What’s Next After Arizona v. U.S.?
On July 17, the civil rights organizations challenging Arizona’s immigration enforcement law “SB 1070” – which include the National Immigration Law Center (NILC), the American Civil Liberties Union (ACLU), and the Mexican American Legal Defense Fund (MALDEF) – asked a federal district court in Arizona to block the law’s “show me your papers” provision (Section 2B) before it has a chance to go into effect. In June, the U.S. Supreme Court chose not to block Section 2B, partly because the Justices were not yet convinced that Section 2B actually would be implemented in an unconstitutional manner. While the Supreme Court explicitly left the door open to future challenges, its ruling raised the possibility that Section 2B could go into effect shortly.
To try to prevent that from happening, last week, the civil rights organizations went to the same federal district court that originally blocked Section 2B for the federal government in 2010. The organizations now raise additional arguments and submit additional evidence beyond what the Supreme Court had before it in Arizona. It is therefore possible for the district court to decide to block Section 2B despite the Supreme Court’s decision not to in Arizona.
Specifically, the civil rights organizations argue that Section 2B violates the U.S. Constitution in three ways. First, it is “preempted” (or trumped) by federal authority over immigration enforcement and removal (Article 6 of the Constitution states that federal law is the “supreme Law of the Land”). Second, it violates the Fourth Amendment (prohibiting unreasonable detention). Third, it violates the Equal Protection Clause of the Fourteenth Amendment. The organizations ask that Section 2B remain blocked at least until the Arizona state supreme court definitively interprets Section 2B in a way that prohibits any unconstitutional police practices.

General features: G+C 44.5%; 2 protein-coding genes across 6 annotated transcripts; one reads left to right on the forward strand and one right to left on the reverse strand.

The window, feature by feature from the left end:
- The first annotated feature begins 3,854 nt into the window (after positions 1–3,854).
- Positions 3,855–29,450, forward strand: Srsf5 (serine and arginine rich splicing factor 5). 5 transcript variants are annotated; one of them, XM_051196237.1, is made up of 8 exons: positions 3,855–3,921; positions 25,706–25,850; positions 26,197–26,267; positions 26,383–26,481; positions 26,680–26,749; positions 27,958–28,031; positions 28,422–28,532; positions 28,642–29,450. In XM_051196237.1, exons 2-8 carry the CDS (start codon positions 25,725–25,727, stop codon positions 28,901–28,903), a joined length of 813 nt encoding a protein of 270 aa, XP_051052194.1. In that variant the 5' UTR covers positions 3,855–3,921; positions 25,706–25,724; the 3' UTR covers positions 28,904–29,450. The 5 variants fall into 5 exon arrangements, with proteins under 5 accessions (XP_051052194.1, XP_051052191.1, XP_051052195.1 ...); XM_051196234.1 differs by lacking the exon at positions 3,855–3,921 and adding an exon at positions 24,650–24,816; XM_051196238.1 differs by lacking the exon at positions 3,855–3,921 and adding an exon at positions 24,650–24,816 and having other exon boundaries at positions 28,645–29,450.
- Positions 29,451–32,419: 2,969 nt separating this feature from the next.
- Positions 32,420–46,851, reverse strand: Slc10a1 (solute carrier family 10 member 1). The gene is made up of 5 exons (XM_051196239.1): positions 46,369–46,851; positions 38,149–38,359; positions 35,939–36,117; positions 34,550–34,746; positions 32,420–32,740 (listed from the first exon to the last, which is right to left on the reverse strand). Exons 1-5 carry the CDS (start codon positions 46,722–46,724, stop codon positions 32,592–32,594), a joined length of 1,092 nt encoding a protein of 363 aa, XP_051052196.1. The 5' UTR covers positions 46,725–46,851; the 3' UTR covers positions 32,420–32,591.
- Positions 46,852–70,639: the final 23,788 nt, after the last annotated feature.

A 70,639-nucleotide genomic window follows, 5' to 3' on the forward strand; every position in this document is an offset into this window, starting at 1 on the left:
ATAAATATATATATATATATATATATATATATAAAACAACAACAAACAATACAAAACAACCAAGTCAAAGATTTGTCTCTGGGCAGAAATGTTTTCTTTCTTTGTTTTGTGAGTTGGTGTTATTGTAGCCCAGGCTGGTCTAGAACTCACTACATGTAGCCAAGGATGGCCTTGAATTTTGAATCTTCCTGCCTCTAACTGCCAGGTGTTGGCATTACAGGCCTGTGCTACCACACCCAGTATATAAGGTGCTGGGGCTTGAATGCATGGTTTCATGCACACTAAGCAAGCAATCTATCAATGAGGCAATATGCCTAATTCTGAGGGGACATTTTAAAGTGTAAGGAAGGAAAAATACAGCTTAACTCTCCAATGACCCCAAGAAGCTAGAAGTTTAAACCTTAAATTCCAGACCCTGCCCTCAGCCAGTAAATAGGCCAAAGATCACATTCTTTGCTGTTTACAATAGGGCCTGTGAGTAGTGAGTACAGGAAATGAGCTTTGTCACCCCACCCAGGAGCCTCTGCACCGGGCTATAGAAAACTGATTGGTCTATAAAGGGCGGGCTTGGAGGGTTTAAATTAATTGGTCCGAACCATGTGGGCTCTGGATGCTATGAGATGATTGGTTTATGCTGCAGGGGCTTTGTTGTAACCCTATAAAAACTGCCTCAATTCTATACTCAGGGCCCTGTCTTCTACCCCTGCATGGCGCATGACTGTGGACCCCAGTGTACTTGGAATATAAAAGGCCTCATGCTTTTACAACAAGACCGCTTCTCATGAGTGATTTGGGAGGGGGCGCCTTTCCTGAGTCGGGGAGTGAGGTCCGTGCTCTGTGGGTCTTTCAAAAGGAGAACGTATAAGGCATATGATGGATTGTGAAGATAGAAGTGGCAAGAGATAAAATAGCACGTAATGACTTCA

As to preemption, the organizations make a different point than the federal government did when challenging Section 2B before the Supreme Court. The organizations point directly to the Supreme Court’s statement in Arizona that it would be an unconstitutional disruption of the federal immigration framework for states to detain people just to verify immigration status without submitting to federal supervision. The organizations now offer evidence that Section 2B will in fact result in detentions that are prolonged solely to verify immigration status. That is, the organizations argue that Arizona intends to implement this section in precisely the manner that the Supreme Court had said would be constitutionally preempted if the facts had been sufficient to support this claim. Here, the organizations point to statements by Arizona police officials about how they plan to implement Section 2B, as well as to official training materials circulated by state law enforcement that do not place any time limit on detention for the purposes of verifying status.
As to the Fourth Amendment (an argument not considered by the Supreme Court), the organizations cite the Supreme Court’s affirmation in Arizona that unlawful presence is not a crime under federal immigration law. The Fourth Amendment authorizes certain deprivations of liberty when there is either reasonable suspicion or probable cause of criminal activity. So when state police choose to stop someone simply for possible unlawful presence, “the usual predicate for an arrest is absent,” the Court held. (Slip op. at 16)